They don't have the slightest idea how to interact in that capacity because they learned in an environment that did not cater to the high end market, and where things had always been done the same way, thus, they keep doing things the same way, and don't understand how to progress. They just keep doing things the same way they learned, and they keep getting the same type of jobs as a result. (not high end)

Do yourself a favor if you want to be a high end painter, and seek out an excellent company and go work for them for a few years.

You probably want to start charging more right away than you can make working for someone else. But the catch 22 to that is, you won't be ready/able to charge more, and you wont be able to land the work, and gain the respect and more importantly references of the high end clientele, if you are not able to work at top quality, peak efficiency, and top notch service standards.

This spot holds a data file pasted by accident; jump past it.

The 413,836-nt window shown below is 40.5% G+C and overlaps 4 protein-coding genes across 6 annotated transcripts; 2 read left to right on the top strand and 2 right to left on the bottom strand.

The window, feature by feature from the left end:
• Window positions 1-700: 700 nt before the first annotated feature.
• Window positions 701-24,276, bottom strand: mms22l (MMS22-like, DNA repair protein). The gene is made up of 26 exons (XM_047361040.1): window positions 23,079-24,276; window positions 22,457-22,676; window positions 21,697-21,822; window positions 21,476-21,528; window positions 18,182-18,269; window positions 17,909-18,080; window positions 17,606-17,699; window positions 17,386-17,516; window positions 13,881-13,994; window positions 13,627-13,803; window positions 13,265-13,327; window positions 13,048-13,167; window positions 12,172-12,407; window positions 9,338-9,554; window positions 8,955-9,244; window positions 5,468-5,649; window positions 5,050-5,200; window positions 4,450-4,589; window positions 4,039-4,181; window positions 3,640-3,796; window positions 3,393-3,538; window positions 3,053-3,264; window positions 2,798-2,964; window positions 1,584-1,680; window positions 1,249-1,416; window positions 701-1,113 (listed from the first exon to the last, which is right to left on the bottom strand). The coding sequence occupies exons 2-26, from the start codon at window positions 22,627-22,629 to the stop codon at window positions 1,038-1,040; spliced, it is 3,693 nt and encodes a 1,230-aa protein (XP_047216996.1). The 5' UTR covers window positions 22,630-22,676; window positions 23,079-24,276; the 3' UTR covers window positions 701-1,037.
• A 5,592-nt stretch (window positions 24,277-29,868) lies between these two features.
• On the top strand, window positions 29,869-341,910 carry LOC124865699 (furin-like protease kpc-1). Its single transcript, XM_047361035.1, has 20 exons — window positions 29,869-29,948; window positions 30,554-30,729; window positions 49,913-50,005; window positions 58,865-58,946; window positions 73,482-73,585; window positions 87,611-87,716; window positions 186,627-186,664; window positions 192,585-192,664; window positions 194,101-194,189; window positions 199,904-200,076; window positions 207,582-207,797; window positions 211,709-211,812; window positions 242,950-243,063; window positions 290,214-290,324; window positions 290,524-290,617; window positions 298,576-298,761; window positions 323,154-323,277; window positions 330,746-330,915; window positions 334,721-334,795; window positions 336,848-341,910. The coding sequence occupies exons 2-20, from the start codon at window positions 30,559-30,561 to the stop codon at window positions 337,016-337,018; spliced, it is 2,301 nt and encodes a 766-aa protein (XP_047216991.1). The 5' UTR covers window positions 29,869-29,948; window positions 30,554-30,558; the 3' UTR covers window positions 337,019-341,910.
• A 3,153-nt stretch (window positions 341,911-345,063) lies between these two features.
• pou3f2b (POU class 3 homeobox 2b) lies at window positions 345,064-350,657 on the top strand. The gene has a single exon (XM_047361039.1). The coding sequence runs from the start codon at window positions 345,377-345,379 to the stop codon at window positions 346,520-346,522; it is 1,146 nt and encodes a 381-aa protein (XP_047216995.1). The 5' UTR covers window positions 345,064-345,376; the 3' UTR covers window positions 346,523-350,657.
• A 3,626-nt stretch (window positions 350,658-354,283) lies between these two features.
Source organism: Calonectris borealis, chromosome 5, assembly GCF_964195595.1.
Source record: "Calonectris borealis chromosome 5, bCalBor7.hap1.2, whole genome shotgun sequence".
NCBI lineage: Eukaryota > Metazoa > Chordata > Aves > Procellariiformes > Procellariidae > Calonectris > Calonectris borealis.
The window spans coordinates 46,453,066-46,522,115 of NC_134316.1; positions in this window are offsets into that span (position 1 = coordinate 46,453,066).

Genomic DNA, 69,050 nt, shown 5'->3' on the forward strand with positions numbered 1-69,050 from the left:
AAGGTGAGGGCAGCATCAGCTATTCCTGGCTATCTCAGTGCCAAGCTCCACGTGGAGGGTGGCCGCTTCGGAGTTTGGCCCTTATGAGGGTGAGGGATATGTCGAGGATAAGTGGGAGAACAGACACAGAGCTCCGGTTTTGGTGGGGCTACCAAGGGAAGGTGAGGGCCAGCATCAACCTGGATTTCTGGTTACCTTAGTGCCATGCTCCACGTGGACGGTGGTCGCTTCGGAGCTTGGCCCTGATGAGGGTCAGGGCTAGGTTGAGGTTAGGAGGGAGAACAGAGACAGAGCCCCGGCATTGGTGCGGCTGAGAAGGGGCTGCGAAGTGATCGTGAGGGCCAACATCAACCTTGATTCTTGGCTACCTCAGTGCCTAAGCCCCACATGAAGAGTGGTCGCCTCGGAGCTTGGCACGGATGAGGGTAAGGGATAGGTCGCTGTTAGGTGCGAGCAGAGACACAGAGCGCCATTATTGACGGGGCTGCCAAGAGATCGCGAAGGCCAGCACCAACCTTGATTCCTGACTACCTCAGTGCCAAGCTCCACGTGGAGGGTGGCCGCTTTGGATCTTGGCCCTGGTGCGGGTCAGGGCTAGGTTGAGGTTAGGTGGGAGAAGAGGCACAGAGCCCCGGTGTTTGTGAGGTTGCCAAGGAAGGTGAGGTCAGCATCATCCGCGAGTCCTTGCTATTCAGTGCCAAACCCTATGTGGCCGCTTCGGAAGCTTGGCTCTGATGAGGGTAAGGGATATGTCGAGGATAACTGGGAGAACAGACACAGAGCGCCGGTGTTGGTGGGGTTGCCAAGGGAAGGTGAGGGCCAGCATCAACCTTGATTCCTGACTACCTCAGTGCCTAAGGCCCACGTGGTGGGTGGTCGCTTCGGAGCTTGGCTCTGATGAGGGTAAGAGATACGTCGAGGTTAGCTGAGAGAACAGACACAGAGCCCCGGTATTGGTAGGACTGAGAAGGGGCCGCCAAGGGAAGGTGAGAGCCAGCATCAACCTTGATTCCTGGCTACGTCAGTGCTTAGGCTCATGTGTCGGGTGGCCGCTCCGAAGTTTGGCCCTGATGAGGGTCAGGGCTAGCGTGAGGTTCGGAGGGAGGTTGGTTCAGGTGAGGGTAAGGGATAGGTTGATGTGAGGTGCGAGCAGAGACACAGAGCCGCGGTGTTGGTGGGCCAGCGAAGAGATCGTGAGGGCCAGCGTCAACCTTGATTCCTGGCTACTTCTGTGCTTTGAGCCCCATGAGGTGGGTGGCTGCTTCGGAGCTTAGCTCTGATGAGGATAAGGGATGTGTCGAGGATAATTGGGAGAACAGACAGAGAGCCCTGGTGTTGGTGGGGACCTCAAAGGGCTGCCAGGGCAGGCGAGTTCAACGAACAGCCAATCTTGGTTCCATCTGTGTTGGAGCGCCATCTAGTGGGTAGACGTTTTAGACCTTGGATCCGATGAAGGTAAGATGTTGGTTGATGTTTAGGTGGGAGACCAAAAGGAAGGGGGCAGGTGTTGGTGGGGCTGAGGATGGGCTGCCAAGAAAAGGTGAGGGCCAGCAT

Learn your trade on the job. I promise that is the best advice you can get.
my experience with "high-end clientele" is that they are more cheap than middle-class customers. just my opinion
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Old 10-04-2009, 12:50 PM   #5
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my experience with "high-end clientele" is that they are more cheap than middle-class customers. just my opinion

There are two things that I think might explain this.

The first is that just because someone has a lot of money, it does not guarantee that they are not cheap people. For example, they build a house that costs a lot of money, but they use cheap materials, a cheap design, and all kind of other cheap decisions in order to gain more square footage for the same amount of money that it would take to build a home half the size at a good quality.

The kind of high end clientele that are good to work for are the kind of people who have money, but who are not cheap.